Saturday, January 26, 2013

"The Spirit of the Lord is upon me"


Jesus in the Synagogue.  Something a little different from my usual sermons! 

1 Corinthians 12: 12-31 & Luke 4: 14-21(22-30)

It’s the Sabbath day in Nazareth!  That’s Saturday – the Sabbath beginning at sundown on Friday and continuing to sundown on Saturday. 
You’re one of the faithful of Nazareth so you head for the meeting place – the synagogue.  (You still head for the Temple in Jerusalem for the big festivals) but week by week you gather with the others for worship and instruction in your local synagogue).  Actually synagogue is simply the word for ‘assembly’.  So off you go to the assembly of God’s faithful.  You wonder who has been asked to speak today by the leader of the synagogue.

You pay careful attention when the scroll is brought out – it’s handed to Jesus!  That’s Joseph the carpenter’s son!  Not quite who you were expecting to bring the instruction on God’s word today!  But then you have been hearing a lot of stories going around about him… apparently Jesus has been travelling around the district preaching in other synagogues, and from what you’ve heard, everyone’s full of praise of him.  But… the carpenter’s son?!

The scroll of the prophet Isaiah is handed to him – and you watch as he carefully unrolls the scroll and finds a particular place.  What’s he going to read you wonder?  He finds what he’s looking for and begins to read…
“The Spirit of the Lord is upon me,
because he has anointed me to bring good news to the poor,
He has sent me to proclaim release to the captives and recovery of sight to the blind, to let the oppressed go free, to proclaim the year of the Lord’s favour.”

Ah yes, you’re familiar with those words – you close your eyes as they pour from Jesus’ mouth – these are the things God will do, the words spoken long ago through the prophet, these are the words of hope of the people of Israel.

Jesus stops reading and rolls up the scroll again; he gives it back to the attendant and sits down.  (In our tradition the rabbi, the teacher, sits down to preach).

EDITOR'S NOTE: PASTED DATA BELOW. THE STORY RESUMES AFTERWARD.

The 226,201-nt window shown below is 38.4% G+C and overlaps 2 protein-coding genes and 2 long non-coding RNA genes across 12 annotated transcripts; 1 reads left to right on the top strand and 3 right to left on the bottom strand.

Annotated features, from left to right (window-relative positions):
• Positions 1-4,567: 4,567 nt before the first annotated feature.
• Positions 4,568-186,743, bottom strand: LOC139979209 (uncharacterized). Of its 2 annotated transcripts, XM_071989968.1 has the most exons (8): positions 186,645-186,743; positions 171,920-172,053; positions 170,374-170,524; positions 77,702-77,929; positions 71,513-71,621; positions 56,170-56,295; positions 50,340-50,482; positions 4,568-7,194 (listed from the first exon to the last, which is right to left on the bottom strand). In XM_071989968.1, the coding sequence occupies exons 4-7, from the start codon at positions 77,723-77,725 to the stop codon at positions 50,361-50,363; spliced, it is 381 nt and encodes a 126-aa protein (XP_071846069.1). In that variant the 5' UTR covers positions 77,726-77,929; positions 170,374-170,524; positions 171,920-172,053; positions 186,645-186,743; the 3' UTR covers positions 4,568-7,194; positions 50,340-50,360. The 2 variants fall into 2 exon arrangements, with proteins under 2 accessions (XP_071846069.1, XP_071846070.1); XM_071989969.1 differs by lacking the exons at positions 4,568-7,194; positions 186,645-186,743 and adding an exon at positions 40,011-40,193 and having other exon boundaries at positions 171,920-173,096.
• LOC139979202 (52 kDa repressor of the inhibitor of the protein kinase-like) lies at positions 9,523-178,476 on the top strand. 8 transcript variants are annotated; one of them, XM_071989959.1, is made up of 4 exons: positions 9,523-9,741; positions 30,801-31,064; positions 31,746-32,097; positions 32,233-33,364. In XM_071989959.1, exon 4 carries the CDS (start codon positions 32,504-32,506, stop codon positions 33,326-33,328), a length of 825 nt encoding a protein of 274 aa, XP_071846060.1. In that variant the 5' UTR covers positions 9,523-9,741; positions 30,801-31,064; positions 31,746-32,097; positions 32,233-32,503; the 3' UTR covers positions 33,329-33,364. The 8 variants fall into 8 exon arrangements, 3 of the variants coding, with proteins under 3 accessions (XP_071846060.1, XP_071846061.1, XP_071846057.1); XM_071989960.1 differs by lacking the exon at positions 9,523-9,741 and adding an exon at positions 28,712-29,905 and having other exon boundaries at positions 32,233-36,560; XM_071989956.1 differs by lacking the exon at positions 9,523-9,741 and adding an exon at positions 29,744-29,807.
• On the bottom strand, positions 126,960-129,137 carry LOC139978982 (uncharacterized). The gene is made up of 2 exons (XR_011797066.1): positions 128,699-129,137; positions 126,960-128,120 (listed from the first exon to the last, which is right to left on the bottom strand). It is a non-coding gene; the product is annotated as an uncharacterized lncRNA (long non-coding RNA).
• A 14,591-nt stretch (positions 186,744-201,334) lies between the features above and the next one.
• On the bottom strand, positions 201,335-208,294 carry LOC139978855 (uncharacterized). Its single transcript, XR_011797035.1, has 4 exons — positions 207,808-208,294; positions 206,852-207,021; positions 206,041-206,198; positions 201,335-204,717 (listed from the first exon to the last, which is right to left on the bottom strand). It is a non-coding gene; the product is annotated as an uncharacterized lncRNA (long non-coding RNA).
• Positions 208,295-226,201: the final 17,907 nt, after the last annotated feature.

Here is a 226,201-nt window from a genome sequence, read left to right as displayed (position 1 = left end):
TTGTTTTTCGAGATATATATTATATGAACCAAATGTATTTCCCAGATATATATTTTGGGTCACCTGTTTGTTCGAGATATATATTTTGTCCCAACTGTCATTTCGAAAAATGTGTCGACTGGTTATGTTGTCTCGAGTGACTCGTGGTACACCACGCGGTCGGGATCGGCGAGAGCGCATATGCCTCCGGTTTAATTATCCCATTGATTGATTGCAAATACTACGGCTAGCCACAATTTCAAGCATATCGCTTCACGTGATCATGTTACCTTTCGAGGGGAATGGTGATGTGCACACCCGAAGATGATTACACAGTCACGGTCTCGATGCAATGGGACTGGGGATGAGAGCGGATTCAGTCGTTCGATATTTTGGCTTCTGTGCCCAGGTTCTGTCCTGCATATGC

So Jesus sits down and every eye is on him, waiting for him to speak.
What is he going to say you wonder? 

Jesus begins to speak then… “Today, this scripture has been fulfilled in your hearing.”

It takes you a moment to register his words.  “Today this scripture has been fulfilled in your hearing..”  
Is Jesus saying those old words are actually about him?  Well it definitely seems to be the case.
Is he saying, “I am the One – the Messiah – the anointed one”? 
That definitely seems to be so, and you think about those words again – how amazing it would be if Jesus were to do those things – good news for the poor, release to the captives, sight to the blind, freeing the oppressed, proclaiming the year of the Lord’s favour…
You sit and ponder them for what seems like an age – that’s what we need!  And you start to feel a stirring of excitement somewhere deep within you. 

Everyone else is listening intently too – you can feel the air of amazement at the words of grace – God’s grace – coming out of Jesus’ mouth.  There are mutterings all around you, “Isn’t this Joseph’s son?”

We’ve been waiting for the Messiah so long – the one God would send – the one who would overthrow our enemies and restore Israel to her former state of blessing.  You think to yourself, “funny how Jesus didn’t read about overcoming enemies and all that too” – that’s usually what the people want to hear, that’s what they’re expecting!

As you sit lost in your thoughts, you suddenly realise that the tone around you is changing.
Jesus is still speaking.  He’s heard those whispered questions about him and now he’s asking a question to the men in the synagogue – you turn your attention back to what’s going on around you.

“Are you going to quote the Proverbs to me – “doctor cure yourself?”  That’s what Jesus asks us.  And he carries on, “And are you going to say to me, ‘do the things here in your home town that we’ve heard you did in Capernaum’”  But he wasn’t really waiting for our answer, he answered the question himself… “no prophet is accepted in his home town”.

I think again about what Jesus might mean.  I catch his eye for a moment.  “Will you REALLY listen to me?” 
I feel that stirring again, if he’s the prophet, if he’s the Messiah, the one sent, then will we listen to him; or will we just expect him to do what we’ve always expected the Messiah to do?  Will we expect him to get in line with our will and our expectations, or will we get in line with his?